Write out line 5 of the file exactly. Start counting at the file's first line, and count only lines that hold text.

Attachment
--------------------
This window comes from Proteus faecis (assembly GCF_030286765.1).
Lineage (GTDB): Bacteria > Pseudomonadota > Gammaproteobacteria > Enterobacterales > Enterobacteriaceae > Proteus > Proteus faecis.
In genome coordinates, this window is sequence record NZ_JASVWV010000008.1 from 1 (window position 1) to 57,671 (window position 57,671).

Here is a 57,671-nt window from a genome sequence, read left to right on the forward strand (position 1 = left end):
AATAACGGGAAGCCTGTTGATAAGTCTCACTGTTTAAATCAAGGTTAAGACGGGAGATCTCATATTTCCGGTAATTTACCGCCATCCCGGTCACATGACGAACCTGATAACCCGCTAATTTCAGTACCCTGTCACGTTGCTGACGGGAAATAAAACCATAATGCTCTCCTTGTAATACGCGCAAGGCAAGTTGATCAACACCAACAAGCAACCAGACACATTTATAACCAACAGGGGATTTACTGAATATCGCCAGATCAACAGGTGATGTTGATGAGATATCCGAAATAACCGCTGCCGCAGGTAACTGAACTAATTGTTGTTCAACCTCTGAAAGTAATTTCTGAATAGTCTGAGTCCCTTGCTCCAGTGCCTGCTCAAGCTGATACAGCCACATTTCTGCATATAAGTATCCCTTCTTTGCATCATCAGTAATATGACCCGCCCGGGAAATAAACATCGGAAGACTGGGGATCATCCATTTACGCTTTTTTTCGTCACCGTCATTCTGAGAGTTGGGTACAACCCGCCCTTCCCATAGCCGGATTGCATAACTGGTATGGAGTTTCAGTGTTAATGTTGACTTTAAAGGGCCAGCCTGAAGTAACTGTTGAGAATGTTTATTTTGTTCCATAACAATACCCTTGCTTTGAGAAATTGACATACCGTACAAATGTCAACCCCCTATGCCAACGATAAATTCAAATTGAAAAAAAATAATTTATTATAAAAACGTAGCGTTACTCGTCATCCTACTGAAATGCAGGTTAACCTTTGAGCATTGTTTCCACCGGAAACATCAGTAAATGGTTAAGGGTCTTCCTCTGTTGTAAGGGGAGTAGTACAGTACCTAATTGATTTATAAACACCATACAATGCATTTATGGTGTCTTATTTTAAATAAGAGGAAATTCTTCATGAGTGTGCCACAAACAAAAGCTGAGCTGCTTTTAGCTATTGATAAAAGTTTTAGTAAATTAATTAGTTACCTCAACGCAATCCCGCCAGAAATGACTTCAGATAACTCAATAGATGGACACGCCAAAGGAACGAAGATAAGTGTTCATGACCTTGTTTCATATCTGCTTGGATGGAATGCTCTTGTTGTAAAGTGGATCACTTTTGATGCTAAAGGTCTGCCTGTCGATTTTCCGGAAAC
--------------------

AATAACGGGAAGCCTGTTGATAAGTCTCACTGTTTAAATCAAGGTTAAGACGGGAGATCTCATATTTCCGGTAATTTACCGCCATCCCGGTCACATGACGAACCTGATAACCCGCTAATTTCAGTACCCTGTCACGTTGCTGACGGGAAATAAAACCATAATGCTCTCCTTGTAATACGCGCAAGGCAAGTTGATCAACACCAACAAGCAACCAGACACATTTATAACCAACAGGGGATTTACTGAATATCGCCAGATCAACAGGTGATGTTGATGAGATATCCGAAATAACCGCTGCCGCAGGTAACTGAACTAATTGTTGTTCAACCTCTGAAAGTAATTTCTGAATAGTCTGAGTCCCTTGCTCCAGTGCCTGCTCAAGCTGATACAGCCACATTTCTGCATATAAGTATCCCTTCTTTGCATCATCAGTAATATGACCCGCCCGGGAAATAAACATCGGAAGACTGGGGATCATCCATTTACGCTTTTTTTCGTCACCGTCATTCTGAGAGTTGGGTACAACCCGCCCTTCCCATAGCCGGATTGCATAACTGGTATGGAGTTTCAGTGTTAATGTTGACTTTAAAGGGCCAGCCTGAAGTAACTGTTGAGAATGTTTATTTTGTTCCATAACAATACCCTTGCTTTGAGAAATTGACATACCGTACAAATGTCAACCCCCTATGCCAACGATAAATTCAAATTGAAAAAAAATAATTTATTATAAAAACGTAGCGTTACTCGTCATCCTACTGAAATGCAGGTTAACCTTTGAGCATTGTTTCCACCGGAAACATCAGTAAATGGTTAAGGGTCTTCCTCTGTTGTAAGGGGAGTAGTACAGTACCTAATTGATTTATAAACACCATACAATGCATTTATGGTGTCTTATTTTAAATAAGAGGAAATTCTTCATGAGTGTGCCACAAACAAAAGCTGAGCTGCTTTTAGCTATTGATAAAAGTTTTAGTAAATTAATTAGTTACCTCAACGCAATCCCGCCAGAAATGACTTCAGATAACTCAATAGATGGACACGCCAAAGGAACGAAGATAAGTGTTCATGACCTTGTTTCATATCTGCTTGGATGGAATGCTCTTGTTGTAAAGTGGATCACTTTTGATGCTAAAGGTCTGCCTGTCGATTTTCCGGAAAC